Old Cowbelle: CarsWhen I was in grade school (waaaaay back), the greatest rivalry among students was what kind of car their parents drove. Mostly Ford or Chevrolet. Very few people in the neighborhood had “big cars” like Oldsmobile, Buick, Chrysler…and no one owned a Cadillac.
By: Ina Murray, columnist, Pierce County Herald
When I was in grade school (waaaaay back), the greatest rivalry among students was what kind of car their parents drove. Mostly Ford or Chevrolet. Very few people in the neighborhood had “big cars” like Oldsmobile, Buick, Chrysler…and no one owned a Cadillac.
Most of our relatives owned Fords and the Chevy people would call them “tin cans,” etc. I don’t remember what our comeback was. How silly!
Today, our family members drive an assortment of vehicles, Fords, Chevrolets, Dodge trucks and others, and I can’t tell what they are without seeing the sign on them.
Husband was partial to Buicks. Before he was discharged from the Army, he had ordered a Buick, the kind with the three holes on the side of the hood. At the time, even cars were rationed and it was necessary to put in an order. The order came through after we were married and, although we were pretty “poor,” and had to make monthly payments, we sure enjoyed that car.
Husband bought some kind of amber-colored “winged” hood ornament. Wow! Was that ever special!
Later, my brother Bob came along with another Buick, the kind with four holes on the side of the hood, which was even more special!
Our old green Buick served us for a lot of years, and even when it had been sitting in a junk yard in Olivet, we could see that the paint was still intact, so it must have had a good paint job.
During our “increasing family” years, kind of lean farm years when money was scarce, we had several “less than special” cars and/or trucks. Then, when farm prices improved, Husband returned to his first love, another Buick, and we went through several of those.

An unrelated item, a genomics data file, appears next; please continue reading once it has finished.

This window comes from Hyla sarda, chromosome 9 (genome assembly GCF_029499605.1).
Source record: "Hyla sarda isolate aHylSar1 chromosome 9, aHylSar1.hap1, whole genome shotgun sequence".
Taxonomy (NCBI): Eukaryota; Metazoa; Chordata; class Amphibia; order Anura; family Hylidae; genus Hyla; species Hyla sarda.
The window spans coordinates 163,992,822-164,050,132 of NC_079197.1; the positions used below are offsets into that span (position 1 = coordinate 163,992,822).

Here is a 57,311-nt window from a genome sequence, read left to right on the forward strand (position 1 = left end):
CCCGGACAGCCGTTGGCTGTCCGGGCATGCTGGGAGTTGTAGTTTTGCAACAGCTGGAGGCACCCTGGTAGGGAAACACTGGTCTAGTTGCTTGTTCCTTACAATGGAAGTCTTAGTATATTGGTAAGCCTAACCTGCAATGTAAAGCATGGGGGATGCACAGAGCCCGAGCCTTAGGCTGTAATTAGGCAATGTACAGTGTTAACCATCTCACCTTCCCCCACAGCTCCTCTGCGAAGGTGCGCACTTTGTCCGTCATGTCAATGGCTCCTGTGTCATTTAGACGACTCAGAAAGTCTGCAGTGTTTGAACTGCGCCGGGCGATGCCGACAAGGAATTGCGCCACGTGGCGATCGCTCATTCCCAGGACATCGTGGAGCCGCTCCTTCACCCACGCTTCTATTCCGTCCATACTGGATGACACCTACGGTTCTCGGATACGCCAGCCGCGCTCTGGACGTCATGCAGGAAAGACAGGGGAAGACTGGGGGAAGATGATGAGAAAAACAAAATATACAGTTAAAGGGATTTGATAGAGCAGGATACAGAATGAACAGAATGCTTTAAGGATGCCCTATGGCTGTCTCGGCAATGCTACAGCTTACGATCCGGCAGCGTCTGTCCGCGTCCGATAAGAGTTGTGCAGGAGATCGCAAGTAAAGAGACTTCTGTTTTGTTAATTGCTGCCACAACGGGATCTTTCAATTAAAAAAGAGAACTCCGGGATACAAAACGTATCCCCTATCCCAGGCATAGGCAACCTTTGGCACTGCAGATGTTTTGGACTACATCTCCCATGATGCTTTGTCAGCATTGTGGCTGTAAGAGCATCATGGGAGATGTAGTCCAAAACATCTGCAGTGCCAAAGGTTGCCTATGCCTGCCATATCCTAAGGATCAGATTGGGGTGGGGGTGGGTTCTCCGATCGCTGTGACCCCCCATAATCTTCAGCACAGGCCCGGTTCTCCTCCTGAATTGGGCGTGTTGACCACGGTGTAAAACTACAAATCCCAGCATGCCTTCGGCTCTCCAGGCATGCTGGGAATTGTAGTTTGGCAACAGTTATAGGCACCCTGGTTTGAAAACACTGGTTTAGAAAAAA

The last Buick we owned took us back and forth to the Veterans Hospital for several years, and that took its toll. One time as I left the hospital to go home (in the dark), it stalled right in the middle of traffic. I almost had a panic attack, but it revived and I went on my way.
That old Buick began to be sick about the same time as Husband did, and it was then he began to hanker for a “Ford Taurus.” I don’t know why the switch.
So, on one of his “better days,” about a year before he died, we drove to Amery and traded in our Buick and bought a new white Ford Taurus with red interior. He was like a little kid because we were able to pay for it without making “car payments.” The first time in our lives.
As we drove it home, Husband made the comment, “Well, Ma, now if I kick the bucket, you will have a nice car to drive.”
And he did, and I did (for many years).
Unfortunately, when old women don’t have a garage to put their car in, and they don’t drive far enough and fast enough, the cars get wet on the underside and don’t have a chance to dry out, usually rusting away under there. It happened to that Taurus and an Oldsmobile I had later.
And now, my red Ford Taurus is sitting out there, and I am not driving far enough nor fast enough for it to dry out underneath. Seems I can hear the rusting taking place, but I hope it will outlive my driving years anyway.